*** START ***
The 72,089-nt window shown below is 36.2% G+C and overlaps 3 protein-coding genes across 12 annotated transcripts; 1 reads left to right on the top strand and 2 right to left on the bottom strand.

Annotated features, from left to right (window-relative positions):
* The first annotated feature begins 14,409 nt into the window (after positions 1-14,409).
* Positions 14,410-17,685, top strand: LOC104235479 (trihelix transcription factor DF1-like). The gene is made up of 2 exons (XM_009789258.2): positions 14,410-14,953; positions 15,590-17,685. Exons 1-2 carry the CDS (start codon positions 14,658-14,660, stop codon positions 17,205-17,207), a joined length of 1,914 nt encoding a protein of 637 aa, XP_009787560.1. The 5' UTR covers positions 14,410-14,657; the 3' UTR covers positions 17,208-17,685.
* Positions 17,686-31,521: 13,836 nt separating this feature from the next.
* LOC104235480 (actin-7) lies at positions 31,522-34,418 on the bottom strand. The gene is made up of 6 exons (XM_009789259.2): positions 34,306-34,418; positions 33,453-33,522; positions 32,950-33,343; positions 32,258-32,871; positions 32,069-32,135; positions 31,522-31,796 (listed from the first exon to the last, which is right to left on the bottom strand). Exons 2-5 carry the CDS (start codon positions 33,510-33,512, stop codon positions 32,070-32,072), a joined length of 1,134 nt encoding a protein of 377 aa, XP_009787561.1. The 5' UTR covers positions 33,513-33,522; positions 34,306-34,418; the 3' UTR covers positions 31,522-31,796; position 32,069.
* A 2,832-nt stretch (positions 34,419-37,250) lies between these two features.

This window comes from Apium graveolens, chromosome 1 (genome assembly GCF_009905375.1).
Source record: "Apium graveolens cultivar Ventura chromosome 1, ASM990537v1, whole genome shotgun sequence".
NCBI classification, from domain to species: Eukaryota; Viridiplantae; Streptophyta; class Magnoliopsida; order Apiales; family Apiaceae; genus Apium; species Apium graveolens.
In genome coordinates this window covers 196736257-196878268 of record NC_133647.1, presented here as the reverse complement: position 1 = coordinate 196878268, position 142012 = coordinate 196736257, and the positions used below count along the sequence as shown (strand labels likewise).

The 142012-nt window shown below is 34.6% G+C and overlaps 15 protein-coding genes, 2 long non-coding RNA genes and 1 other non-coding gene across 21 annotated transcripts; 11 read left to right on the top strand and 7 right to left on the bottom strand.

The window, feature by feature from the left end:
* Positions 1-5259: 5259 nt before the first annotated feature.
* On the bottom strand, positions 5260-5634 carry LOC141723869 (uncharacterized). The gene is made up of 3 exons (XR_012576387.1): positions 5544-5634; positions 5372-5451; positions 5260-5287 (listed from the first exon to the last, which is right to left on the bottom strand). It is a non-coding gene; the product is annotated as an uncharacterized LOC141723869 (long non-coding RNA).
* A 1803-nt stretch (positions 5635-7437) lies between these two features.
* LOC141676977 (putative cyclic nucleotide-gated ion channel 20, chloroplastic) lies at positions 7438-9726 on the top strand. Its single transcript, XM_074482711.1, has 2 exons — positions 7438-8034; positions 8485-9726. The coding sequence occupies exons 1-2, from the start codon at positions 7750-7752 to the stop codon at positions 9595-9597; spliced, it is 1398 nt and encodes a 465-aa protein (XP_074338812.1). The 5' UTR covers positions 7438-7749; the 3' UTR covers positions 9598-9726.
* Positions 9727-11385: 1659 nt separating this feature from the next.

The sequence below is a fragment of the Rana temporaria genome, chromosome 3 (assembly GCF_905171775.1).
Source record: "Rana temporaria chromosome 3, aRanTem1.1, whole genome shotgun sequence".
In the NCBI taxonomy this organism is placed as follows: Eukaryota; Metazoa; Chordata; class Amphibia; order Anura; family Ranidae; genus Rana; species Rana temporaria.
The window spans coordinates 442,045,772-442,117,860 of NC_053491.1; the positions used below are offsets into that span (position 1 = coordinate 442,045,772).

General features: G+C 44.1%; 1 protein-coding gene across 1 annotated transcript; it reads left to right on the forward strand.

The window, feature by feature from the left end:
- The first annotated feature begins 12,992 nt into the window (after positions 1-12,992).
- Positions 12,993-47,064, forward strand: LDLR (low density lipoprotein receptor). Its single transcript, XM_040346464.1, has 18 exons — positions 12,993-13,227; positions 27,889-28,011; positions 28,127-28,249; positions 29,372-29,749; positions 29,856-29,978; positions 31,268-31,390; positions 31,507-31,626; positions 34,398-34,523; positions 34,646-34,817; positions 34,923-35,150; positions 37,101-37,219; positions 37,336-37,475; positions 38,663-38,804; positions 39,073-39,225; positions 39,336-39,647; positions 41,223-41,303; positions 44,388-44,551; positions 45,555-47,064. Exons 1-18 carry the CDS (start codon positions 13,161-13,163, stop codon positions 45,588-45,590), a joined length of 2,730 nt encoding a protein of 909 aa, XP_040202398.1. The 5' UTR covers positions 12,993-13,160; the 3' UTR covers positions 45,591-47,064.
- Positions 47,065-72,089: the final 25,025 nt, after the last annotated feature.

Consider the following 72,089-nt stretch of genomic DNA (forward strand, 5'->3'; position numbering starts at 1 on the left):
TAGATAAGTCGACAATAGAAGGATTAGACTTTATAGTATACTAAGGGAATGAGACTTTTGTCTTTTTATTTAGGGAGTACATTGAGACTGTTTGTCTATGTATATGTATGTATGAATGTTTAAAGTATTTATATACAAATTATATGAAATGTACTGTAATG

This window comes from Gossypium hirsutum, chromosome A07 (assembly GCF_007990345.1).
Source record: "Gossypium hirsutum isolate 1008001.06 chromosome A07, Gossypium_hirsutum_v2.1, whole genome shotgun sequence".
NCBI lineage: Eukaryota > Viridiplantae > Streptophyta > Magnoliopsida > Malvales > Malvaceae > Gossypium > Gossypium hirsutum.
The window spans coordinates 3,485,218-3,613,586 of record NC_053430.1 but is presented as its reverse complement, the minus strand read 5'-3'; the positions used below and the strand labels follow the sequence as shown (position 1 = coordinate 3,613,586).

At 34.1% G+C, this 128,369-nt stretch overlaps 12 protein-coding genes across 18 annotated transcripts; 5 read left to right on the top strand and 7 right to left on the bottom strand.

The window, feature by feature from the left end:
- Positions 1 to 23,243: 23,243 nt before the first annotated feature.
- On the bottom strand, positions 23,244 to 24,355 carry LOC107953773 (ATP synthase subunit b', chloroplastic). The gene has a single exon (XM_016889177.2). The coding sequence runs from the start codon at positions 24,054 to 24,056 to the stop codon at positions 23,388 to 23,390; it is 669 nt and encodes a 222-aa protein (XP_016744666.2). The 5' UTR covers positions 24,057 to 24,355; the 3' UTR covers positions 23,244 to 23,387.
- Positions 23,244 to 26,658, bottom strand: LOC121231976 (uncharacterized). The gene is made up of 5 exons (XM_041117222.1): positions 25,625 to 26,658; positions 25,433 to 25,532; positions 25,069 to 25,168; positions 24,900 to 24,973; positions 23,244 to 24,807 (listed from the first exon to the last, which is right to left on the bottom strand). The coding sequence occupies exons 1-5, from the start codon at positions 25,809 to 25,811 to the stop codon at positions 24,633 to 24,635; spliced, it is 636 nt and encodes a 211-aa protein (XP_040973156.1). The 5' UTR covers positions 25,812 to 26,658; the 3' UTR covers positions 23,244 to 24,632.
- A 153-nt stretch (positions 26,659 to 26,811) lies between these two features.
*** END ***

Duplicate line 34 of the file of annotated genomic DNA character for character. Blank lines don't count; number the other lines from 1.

At 34.1% G+C, this 128,369-nt stretch overlaps 12 protein-coding genes across 18 annotated transcripts; 5 read left to right on the top strand and 7 right to left on the bottom strand.